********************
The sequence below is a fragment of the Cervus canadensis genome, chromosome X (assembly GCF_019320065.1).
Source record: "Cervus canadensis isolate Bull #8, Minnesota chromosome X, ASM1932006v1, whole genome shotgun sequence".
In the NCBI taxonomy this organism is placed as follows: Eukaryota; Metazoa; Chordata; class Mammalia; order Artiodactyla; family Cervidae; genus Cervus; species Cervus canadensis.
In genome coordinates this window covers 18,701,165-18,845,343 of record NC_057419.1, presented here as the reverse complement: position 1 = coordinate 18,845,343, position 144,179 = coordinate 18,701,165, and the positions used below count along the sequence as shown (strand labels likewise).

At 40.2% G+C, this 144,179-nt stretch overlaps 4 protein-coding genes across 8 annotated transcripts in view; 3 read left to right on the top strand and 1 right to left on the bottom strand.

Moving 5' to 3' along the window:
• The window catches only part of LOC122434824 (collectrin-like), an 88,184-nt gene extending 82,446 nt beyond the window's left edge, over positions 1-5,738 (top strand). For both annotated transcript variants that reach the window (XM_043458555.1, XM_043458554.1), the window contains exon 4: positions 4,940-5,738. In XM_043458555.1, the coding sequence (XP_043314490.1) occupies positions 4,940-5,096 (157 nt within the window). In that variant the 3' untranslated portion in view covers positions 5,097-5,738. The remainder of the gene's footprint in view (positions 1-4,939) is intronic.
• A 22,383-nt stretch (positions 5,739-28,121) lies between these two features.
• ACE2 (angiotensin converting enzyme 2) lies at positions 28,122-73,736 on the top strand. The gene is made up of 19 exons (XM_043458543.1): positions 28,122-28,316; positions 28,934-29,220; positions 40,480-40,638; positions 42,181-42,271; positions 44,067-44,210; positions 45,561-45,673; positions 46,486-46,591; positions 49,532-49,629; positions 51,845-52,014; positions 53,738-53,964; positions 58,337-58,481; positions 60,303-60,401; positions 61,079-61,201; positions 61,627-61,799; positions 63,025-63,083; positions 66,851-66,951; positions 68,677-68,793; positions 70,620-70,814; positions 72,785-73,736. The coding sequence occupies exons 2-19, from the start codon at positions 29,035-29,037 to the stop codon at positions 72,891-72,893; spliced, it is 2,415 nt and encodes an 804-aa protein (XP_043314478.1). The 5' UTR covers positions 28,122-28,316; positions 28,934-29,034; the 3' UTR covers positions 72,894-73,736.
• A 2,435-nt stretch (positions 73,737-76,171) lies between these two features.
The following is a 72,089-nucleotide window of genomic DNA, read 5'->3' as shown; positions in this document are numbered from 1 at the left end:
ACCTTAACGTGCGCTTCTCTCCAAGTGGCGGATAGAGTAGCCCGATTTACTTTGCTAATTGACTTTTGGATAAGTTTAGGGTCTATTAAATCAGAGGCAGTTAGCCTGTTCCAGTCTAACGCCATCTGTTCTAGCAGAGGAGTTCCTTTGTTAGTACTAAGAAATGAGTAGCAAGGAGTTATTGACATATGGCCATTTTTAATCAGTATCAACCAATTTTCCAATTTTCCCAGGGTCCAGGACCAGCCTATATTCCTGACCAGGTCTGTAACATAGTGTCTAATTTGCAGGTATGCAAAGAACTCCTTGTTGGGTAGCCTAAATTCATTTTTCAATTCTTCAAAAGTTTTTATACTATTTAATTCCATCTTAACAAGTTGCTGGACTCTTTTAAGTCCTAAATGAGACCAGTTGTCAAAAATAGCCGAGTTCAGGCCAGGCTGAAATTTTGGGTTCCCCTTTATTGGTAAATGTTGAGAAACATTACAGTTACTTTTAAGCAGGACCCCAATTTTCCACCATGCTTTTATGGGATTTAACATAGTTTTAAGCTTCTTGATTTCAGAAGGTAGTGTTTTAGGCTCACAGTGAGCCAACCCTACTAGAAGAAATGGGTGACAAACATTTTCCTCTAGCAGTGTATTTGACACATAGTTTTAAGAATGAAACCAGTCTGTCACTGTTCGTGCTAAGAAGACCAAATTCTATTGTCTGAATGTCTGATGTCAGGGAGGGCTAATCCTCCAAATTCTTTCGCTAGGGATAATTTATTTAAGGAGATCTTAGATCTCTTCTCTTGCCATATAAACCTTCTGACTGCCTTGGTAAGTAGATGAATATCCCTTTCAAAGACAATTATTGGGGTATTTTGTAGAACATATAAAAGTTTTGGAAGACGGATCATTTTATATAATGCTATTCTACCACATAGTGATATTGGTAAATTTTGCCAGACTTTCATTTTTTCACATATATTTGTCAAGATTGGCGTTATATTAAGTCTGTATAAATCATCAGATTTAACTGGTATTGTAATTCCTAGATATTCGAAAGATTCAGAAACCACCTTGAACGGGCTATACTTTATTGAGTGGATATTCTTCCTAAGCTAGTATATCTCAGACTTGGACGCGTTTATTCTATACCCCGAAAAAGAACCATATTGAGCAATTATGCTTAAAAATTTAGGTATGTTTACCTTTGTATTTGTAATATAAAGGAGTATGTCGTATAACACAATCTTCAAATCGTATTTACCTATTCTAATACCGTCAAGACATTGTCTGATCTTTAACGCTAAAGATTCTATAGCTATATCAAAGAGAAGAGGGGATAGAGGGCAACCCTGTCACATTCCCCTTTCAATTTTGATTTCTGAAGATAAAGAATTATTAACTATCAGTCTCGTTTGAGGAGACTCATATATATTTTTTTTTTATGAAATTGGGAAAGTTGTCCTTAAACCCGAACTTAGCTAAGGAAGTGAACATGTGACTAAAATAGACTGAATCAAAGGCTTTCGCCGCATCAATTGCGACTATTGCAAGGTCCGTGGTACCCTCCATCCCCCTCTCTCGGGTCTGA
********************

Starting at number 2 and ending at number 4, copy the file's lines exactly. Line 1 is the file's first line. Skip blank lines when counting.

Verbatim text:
Source record: "Cervus canadensis isolate Bull #8, Minnesota chromosome X, ASM1932006v1, whole genome shotgun sequence".
In the NCBI taxonomy this organism is placed as follows: Eukaryota; Metazoa; Chordata; class Mammalia; order Artiodactyla; family Cervidae; genus Cervus; species Cervus canadensis.
In genome coordinates this window covers 18,701,165-18,845,343 of record NC_057419.1, presented here as the reverse complement: position 1 = coordinate 18,845,343, position 144,179 = coordinate 18,701,165, and the positions used below count along the sequence as shown (strand labels likewise).